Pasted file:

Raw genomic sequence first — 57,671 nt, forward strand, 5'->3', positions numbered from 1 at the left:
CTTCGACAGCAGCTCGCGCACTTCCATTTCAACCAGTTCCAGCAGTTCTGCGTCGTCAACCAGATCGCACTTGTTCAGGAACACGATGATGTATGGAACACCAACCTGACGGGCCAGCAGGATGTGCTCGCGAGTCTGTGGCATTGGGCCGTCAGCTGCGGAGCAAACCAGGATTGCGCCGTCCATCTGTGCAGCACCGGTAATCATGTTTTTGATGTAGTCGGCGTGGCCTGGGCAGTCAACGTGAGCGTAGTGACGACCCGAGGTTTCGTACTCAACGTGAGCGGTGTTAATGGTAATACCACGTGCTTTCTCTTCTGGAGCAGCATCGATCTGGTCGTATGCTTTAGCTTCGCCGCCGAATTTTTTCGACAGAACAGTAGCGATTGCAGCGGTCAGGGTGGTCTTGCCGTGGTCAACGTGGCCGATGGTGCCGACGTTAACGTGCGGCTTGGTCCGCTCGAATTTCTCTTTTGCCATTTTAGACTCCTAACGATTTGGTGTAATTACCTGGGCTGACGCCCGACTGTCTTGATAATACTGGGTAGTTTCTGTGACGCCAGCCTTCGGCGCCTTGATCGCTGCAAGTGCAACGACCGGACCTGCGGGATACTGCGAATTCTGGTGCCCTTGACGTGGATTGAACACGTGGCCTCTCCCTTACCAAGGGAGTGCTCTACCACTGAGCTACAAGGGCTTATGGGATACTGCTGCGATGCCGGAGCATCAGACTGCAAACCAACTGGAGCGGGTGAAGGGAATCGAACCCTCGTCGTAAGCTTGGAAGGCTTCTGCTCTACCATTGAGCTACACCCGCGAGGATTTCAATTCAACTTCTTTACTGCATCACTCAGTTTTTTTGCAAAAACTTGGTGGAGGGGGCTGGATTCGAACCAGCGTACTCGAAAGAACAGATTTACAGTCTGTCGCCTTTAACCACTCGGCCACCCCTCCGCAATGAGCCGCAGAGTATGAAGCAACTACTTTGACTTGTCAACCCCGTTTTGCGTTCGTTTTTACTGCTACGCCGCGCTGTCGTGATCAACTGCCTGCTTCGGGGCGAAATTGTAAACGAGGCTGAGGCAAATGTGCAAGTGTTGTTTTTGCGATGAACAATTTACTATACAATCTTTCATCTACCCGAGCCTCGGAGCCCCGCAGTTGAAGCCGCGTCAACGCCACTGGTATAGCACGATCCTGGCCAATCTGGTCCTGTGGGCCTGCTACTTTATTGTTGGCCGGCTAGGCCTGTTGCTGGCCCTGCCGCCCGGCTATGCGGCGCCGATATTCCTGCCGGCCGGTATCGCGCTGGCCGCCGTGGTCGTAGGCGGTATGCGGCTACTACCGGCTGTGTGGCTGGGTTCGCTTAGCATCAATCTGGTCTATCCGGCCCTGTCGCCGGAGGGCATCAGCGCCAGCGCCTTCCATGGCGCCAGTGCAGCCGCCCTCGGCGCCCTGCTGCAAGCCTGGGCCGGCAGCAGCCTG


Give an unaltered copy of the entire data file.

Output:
Raw genomic sequence first — 57,671 nt, forward strand, 5'->3', positions numbered from 1 at the left:
CTTCGACAGCAGCTCGCGCACTTCCATTTCAACCAGTTCCAGCAGTTCTGCGTCGTCAACCAGATCGCACTTGTTCAGGAACACGATGATGTATGGAACACCAACCTGACGGGCCAGCAGGATGTGCTCGCGAGTCTGTGGCATTGGGCCGTCAGCTGCGGAGCAAACCAGGATTGCGCCGTCCATCTGTGCAGCACCGGTAATCATGTTTTTGATGTAGTCGGCGTGGCCTGGGCAGTCAACGTGAGCGTAGTGACGACCCGAGGTTTCGTACTCAACGTGAGCGGTGTTAATGGTAATACCACGTGCTTTCTCTTCTGGAGCAGCATCGATCTGGTCGTATGCTTTAGCTTCGCCGCCGAATTTTTTCGACAGAACAGTAGCGATTGCAGCGGTCAGGGTGGTCTTGCCGTGGTCAACGTGGCCGATGGTGCCGACGTTAACGTGCGGCTTGGTCCGCTCGAATTTCTCTTTTGCCATTTTAGACTCCTAACGATTTGGTGTAATTACCTGGGCTGACGCCCGACTGTCTTGATAATACTGGGTAGTTTCTGTGACGCCAGCCTTCGGCGCCTTGATCGCTGCAAGTGCAACGACCGGACCTGCGGGATACTGCGAATTCTGGTGCCCTTGACGTGGATTGAACACGTGGCCTCTCCCTTACCAAGGGAGTGCTCTACCACTGAGCTACAAGGGCTTATGGGATACTGCTGCGATGCCGGAGCATCAGACTGCAAACCAACTGGAGCGGGTGAAGGGAATCGAACCCTCGTCGTAAGCTTGGAAGGCTTCTGCTCTACCATTGAGCTACACCCGCGAGGATTTCAATTCAACTTCTTTACTGCATCACTCAGTTTTTTTGCAAAAACTTGGTGGAGGGGGCTGGATTCGAACCAGCGTACTCGAAAGAACAGATTTACAGTCTGTCGCCTTTAACCACTCGGCCACCCCTCCGCAATGAGCCGCAGAGTATGAAGCAACTACTTTGACTTGTCAACCCCGTTTTGCGTTCGTTTTTACTGCTACGCCGCGCTGTCGTGATCAACTGCCTGCTTCGGGGCGAAATTGTAAACGAGGCTGAGGCAAATGTGCAAGTGTTGTTTTTGCGATGAACAATTTACTATACAATCTTTCATCTACCCGAGCCTCGGAGCCCCGCAGTTGAAGCCGCGTCAACGCCACTGGTATAGCACGATCCTGGCCAATCTGGTCCTGTGGGCCTGCTACTTTATTGTTGGCCGGCTAGGCCTGTTGCTGGCCCTGCCGCCCGGCTATGCGGCGCCGATATTCCTGCCGGCCGGTATCGCGCTGGCCGCCGTGGTCGTAGGCGGTATGCGGCTACTACCGGCTGTGTGGCTGGGTTCGCTTAGCATCAATCTGGTCTATCCGGCCCTGTCGCCGGAGGGCATCAGCGCCAGCGCCTTCCATGGCGCCAGTGCAGCCGCCCTCGGCGCCCTGCTGCAAGCCTGGGCCGGCAGCAGCCTG